One of the mysteries of the English language finally explained.
A form of gangrene affecting the face, usually caused by a bacterial infection and typically occurring in young children suffering from malnutrition or other disease.
- ‘The facial reconstruction of a Noma victim is both complex and time consuming and requires very special skills.’
- ‘The WHO has fearfully reported that Noma may be on the increase in various African countries.’
- ‘She suffers from noma, a gangrenous disease known in Africa as the face of poverty.’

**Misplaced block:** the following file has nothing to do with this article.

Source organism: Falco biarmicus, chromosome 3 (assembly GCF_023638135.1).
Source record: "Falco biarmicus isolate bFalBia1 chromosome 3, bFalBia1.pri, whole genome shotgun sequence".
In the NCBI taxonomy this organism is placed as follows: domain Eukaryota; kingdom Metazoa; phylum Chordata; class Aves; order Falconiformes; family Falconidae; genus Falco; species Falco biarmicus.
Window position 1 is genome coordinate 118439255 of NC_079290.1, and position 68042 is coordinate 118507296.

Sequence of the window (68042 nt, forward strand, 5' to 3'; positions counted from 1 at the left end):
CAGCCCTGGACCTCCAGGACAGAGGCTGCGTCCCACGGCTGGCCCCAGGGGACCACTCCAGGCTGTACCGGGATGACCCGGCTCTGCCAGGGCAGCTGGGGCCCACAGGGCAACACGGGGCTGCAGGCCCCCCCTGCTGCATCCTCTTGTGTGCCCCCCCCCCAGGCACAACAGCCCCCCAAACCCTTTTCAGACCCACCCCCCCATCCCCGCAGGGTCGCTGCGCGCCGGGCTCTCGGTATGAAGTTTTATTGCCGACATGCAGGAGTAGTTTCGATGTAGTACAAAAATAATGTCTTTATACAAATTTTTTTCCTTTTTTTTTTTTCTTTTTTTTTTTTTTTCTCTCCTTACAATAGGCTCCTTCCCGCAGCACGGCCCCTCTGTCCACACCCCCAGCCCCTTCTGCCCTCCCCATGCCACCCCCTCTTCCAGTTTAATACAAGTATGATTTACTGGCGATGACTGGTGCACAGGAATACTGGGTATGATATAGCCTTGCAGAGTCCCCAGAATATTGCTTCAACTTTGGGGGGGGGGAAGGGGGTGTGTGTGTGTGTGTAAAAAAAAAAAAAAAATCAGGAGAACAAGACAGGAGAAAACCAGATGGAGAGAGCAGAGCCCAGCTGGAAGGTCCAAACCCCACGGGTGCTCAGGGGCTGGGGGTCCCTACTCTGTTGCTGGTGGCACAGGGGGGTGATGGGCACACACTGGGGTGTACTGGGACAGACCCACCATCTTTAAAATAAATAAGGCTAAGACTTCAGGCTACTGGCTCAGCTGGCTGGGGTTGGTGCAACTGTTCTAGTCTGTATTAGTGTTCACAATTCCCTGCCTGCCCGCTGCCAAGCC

- ‘In addition to the disease itself, isolation becomes the biggest problem of people suffering from Noma.’
Late 17th century: Latin, alteration of nome ‘ulcer’, from Greek nomē, from nemein ‘to feed’.
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